Angry taxi drivers descend on Central demanding premium franchise scheme be scrapped

More than 300 drivers protest near government complex; they later disperse after Legislative Council panel postpones discussion

PUBLISHED : Friday, 17 March, 2017, 11:26am
UPDATED : Saturday, 18 March, 2017, 3:36am

More than 300 taxis descended on Hong Kong’s Legislative Council complex and surrounding areas on Friday morning, with operators demanding the government scrap a proposal to introduce franchised taxi services or risk crippling their business.

By 11.30am, 50 taxis were parked outside government headquarters in Admiralty, 30 were outside the nearby Citic Tower and more than 250 had positioned themselves around Central Pier and along Lung Wo Road opposite the main post office.

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The taxi trade is up in arms over the government’s plan to allow an additional 600 franchised taxis to charge up to 50 per cent more in fares by providing upgraded services.

The protest came as a Legco transport panel was set to discuss the scheme at a meeting scheduled for 11.45am. However, the discussion was postponed to the next meeting after lawmakers ran out of time.

Shouting slogans such as “withdraw the proposal” and “prescribe the right medicine”, dozens of members of the Anti-Taxi Franchises Concern Group demanded the government shelve the trial scheme. They also submitted petitions to lawmakers.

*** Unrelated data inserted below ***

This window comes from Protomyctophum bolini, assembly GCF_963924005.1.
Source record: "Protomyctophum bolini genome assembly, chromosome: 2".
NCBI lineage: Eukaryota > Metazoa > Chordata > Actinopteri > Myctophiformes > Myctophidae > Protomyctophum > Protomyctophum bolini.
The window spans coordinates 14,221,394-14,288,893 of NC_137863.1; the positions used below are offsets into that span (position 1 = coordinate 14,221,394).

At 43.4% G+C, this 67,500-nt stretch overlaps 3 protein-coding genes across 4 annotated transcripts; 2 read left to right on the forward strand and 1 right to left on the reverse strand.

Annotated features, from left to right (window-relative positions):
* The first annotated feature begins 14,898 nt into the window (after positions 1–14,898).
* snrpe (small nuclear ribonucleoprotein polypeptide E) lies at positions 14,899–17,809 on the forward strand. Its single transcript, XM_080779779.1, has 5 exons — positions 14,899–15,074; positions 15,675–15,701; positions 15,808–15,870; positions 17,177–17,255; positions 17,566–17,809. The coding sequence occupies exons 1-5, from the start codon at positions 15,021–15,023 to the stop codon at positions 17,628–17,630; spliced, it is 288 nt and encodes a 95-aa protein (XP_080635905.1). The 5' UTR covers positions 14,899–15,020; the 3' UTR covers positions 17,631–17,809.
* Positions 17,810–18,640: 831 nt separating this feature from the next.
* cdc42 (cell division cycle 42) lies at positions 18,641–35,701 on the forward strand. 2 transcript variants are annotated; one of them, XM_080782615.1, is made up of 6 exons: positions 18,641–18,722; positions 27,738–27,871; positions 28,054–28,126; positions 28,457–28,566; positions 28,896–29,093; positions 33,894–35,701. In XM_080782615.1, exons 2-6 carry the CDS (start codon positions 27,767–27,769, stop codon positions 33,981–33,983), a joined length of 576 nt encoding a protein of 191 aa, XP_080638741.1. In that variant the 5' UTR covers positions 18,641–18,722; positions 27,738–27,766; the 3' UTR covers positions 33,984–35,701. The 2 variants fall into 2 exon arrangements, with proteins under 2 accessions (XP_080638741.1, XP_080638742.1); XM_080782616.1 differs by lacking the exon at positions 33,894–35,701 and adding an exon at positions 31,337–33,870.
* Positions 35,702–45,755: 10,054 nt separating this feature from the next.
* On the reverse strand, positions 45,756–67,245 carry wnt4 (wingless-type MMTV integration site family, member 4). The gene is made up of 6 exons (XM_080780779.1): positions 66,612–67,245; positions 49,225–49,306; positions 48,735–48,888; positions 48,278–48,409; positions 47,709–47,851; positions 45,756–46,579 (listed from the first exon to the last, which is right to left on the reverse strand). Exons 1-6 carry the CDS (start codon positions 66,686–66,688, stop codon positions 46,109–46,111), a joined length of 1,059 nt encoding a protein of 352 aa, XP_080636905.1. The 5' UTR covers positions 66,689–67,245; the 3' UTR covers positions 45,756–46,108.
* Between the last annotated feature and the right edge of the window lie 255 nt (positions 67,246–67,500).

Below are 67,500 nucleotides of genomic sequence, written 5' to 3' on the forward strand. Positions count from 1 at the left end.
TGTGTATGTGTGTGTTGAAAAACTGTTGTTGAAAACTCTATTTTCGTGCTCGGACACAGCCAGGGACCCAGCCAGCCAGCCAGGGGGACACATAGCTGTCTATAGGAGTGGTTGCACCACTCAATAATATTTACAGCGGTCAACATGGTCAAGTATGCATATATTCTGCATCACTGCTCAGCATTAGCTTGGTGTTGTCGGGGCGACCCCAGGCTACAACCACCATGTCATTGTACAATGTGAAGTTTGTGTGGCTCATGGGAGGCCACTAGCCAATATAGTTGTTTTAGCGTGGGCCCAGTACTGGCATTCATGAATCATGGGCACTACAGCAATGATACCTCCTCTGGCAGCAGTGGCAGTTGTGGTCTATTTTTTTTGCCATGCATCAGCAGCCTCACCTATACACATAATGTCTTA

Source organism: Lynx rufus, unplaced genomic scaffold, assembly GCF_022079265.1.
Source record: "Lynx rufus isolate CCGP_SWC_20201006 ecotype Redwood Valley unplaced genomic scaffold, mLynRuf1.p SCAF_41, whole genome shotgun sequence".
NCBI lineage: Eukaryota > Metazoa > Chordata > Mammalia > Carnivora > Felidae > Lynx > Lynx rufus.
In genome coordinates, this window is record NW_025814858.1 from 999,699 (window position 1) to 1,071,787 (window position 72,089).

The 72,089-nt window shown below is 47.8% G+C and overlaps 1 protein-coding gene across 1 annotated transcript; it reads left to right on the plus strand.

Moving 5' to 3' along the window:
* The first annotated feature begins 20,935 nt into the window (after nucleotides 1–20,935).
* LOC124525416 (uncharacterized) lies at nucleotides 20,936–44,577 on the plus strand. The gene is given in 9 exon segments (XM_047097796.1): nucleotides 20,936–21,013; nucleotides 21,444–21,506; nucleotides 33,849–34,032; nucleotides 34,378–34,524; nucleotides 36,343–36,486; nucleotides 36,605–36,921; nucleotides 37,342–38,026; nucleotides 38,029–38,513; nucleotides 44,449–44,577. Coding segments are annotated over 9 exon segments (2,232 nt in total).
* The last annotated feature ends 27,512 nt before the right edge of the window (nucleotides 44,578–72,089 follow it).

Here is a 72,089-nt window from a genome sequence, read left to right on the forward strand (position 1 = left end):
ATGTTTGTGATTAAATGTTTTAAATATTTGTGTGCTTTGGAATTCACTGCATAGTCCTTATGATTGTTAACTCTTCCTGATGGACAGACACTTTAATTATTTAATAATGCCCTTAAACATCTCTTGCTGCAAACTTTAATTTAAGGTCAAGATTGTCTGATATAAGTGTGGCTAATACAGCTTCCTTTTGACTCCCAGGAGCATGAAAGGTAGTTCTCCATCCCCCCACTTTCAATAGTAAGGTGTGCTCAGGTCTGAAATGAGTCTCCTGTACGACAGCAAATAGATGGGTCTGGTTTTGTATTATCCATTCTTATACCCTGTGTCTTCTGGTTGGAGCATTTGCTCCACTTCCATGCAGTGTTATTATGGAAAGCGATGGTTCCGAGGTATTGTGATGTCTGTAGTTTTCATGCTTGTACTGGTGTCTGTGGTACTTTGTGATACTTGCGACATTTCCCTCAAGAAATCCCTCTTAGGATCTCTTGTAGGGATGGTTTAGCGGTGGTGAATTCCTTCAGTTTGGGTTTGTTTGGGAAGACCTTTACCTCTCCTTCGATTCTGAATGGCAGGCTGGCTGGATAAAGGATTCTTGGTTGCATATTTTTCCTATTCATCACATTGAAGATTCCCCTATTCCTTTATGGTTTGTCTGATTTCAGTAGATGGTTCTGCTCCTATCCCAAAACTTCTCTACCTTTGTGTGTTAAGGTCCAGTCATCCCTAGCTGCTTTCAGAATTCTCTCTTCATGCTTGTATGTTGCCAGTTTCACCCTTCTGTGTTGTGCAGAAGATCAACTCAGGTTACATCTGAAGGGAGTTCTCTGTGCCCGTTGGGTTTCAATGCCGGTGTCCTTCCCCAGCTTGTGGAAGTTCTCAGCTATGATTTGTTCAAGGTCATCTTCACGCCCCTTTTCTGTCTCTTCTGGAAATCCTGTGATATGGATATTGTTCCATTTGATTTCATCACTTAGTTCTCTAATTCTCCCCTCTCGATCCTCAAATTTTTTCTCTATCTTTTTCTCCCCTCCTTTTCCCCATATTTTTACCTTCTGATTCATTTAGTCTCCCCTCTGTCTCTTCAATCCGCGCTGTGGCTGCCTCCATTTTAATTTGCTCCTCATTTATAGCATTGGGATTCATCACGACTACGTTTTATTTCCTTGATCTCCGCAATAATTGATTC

Group spokesman Mark Fu Chuen-fu said the launch of an additional 600 taxis would do nothing to resolve public discontent over poor service standards, such as bad manners, refusing hires and cherry-picking passengers.

“All we want is to lobby lawmakers’ support and also force the government to change its mind,” he said.

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“The government only met us once over the past nine months and it refused to accept our opinions.”

Taxis at all three protest locations started to disperse from about 12.20pm, after the panel announced the scheme would not be discussed until next week.

A protesting driver said the scheme was unfair because it allowed franchised taxis to charge higher fares. “This will polarise the taxi trade. Why can’t we charge higher fares? Some existing premium taxis are already equipped with the upgraded services,” he said.

Special traffic arrangements were put in place from 9.30am on Friday at Lung Wo Road, Tim Mei Avenue and Lung Wui Road to reduce congestion. On-street parking spaces outside the post office and westbound along Lung Wo Road were temporarily suspended.

Fu said they were not aiming to cause traffic congestion and inconvenience to passengers or other motorists.

A Transport and Housing Bureau spokeswoman said the government would continue to liaise with the taxi industry.

“The government appeals to the industry to exercise restraint and express its opinions in a peaceful and reasonable manner,” she said.